The steady vigilance and constant maintenance that type 2 diabetes requires can often result in an ever-growing financial burden.

We know that treating our diabetes in the most effective manner possible is in our best physical interest, but working long hours to afford the medication can quickly negate the positive effects.

Luckily, there are several options available to both those who’ve had diabetes for several years and those recently diagnosed with type 2. If you’re interested in keeping healthy without breaking the bank, read on—because we’ll be going over seven ways you can save on diabetes medication.

  1. Know Your Stuff

Perhaps this tip is more of a prerequisite to the others on this list, but it is no less important.

If you aren’t familiar with the ins and outs of your diabetes and the specific requirements and capabilities of your body, that knowledge can and will save you money.

Knowing various allergies, for instance, can keep you away from generics that could result in adverse effects, or knowing the rules of your specific state could allow you to order medication from foreign pharmacies. Putting in the research will not only reveal more ways to save—but give you a plan of attack to cut back on cost without causing further damage to your body.

  1. Rethink Your Grocery List

Several of those who suffer from type 2 diabetes find themselves purchasing more food and snacks over time to keep up with their blood sugar. Much like medication, this food doesn’t need to come in a fancy package to keep you healthy and happy.For those who suffer from diabetes, eating food is often medication in and of itself.

Look back over your grocery list and see if there’s anywhere that you can cut back or switch to a generic version. Many big box stores offer their own brand of simple snacks like peanuts or candy that are often cheaper than what you may already be buying. Since diabetes is a chronic disease, those extra cents will definitely accumulate over time.

  1. Look To New Technologies

A big part of daily life with diabetes includes the need to check in on blood sugar levels using a blood glucose monitoring system or similar device. You might have purchased one upon diagnosis and long held to it while ignoring the advancements in glucose monitoring technology.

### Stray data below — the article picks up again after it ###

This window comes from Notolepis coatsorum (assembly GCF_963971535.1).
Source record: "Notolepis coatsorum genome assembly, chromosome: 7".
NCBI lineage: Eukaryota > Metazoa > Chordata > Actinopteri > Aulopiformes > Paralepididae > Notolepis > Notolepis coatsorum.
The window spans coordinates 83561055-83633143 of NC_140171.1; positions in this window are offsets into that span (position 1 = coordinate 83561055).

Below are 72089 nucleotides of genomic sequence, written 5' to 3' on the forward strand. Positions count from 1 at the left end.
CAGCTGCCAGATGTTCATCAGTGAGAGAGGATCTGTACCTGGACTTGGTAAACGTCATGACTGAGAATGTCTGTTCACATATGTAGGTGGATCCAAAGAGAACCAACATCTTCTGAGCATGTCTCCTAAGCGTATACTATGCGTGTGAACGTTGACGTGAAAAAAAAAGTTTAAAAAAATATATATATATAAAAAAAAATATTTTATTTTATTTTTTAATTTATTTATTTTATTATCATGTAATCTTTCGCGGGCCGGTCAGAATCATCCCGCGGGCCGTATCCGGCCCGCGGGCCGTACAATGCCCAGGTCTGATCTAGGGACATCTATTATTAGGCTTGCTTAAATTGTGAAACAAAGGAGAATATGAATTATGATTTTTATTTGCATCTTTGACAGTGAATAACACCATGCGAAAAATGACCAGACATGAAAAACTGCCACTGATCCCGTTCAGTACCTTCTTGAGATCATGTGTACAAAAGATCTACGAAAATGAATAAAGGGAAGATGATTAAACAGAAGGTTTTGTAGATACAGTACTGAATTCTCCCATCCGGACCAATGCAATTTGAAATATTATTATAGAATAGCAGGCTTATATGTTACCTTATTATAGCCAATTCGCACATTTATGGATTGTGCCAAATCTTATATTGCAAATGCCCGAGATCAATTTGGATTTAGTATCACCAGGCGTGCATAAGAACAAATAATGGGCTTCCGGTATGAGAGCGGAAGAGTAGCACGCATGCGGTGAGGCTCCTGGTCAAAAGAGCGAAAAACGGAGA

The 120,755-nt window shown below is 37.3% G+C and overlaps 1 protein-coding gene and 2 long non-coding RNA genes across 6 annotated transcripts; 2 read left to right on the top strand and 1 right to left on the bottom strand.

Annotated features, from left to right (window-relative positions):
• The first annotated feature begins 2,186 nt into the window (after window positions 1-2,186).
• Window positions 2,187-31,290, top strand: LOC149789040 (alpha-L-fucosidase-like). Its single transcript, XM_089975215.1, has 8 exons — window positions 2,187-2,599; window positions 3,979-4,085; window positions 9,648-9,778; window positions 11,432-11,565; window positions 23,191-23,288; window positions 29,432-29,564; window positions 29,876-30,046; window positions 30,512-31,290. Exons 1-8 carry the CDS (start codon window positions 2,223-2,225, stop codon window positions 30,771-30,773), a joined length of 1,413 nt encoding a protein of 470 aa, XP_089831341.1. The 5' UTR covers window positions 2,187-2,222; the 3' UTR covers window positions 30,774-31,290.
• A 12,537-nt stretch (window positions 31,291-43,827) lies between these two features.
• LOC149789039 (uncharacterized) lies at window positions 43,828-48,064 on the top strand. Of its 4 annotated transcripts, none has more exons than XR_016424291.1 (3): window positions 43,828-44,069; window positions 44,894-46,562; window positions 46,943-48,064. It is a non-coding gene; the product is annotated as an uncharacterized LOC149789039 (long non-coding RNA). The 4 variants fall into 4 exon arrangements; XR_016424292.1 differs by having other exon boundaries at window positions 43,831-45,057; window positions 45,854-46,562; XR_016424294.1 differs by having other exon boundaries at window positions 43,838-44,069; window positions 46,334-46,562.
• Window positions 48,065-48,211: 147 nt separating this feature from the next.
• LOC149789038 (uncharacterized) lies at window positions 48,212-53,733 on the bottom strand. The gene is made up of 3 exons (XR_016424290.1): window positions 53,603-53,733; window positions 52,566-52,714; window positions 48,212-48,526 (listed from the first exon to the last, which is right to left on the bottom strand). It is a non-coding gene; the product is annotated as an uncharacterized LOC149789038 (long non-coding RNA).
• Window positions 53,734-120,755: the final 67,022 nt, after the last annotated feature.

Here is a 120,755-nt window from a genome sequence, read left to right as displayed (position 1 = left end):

See if other blood glucose monitoring systems provide better metrics or log more information than your current model. Since these machines are often considered medication or necessary supplies by health insurance providers, check with yours to see if your lancets or system is covered.

  1. Stock Up On Generics

Depending upon your treatment plan, you may have been prescribed medication by your doctor that’s costly or involves a co-pay that’s less than ideal. Like most other medications, the name brand you’re being recommended isn’t the active ingredient that’s working to heal your body, so seek out generics whenever possible.

Talk to your doctor about getting your prescription switched to generics, or if generics would be better suited for your individual case. While certain medications are more effective than generic counterparts, you may find that paying for the label just isn’t worth passing up the inexpensive alternative.

  1. Mail-Order Medication

Purchasing in bulk is a well-known tactic for saving a few dollars here and there, but getting bulk medication shipped straight to your door can yield even greater results.  Talk to your doctor about a mail-order prescription for your medication. This is most beneficial to lowering your co-pay—so seek out prescriptions of a longer duration if possible.

However, we do need to bring up a word of caution about going the mail-order route.

Since shipping can often be an unpredictable affair, you may be stuck waiting two weeks or even longer for your medication. If you choose to make the switch, keep enough medication on hand to survive if your medication gets delayed or in case of emergencies.

  1. Switch Up Medications

While we’re on the topic of medications, switching to generics or may not be the only option available to you. Medications like glyburide and those related may seem cheaper to Januvia on the price tag, but the cost efficiency of such medications actually makes Januvia the cheaper option. This is mainly due to the status of Januvia as a DPP-4 inhibitor.

In short—ask your doctor about inhibitors and see if the medication that seems more expensive will actually save you money in the long run. Diabetes is much more like a marathon than a race, so thinking long-term will yield better results.

  1. Find Discount Cards

Finally, if generic medication is still too expensive or your doctor doesn’t want you moving off of name brand medication, consider finding a savings card for a pharmacy near you. Discount cards and pharmacy cards are often free and can lower your cost of medication significantly. By working out contractual agreements and transaction fees with other pharmacy networks, pharmacy cards are able to give you savings without selling your information or costing you a dime.

Looking up the Januvia price and comparing to rates offered by pharmacy card issuers like SingleCare, it’s clear that you can expect a savings of up to 80% when switching over to a card.

Conclusions

The pharmaceutical world is ever-changing and expanding, so the most cost-effective solution today may not remain as such as time moves on.

That’s why it’s important to stay proactive and keep talking to physicians about what’s new in the world of diabetes medication. As we continue to develop insulin, inhibitors, and the technology behind blood glucose monitoring systems, the cheaper products get and the easier it will become to treat your diabetes.

Was the information in this article helpful? Leave us a comment with your thoughts in the section below..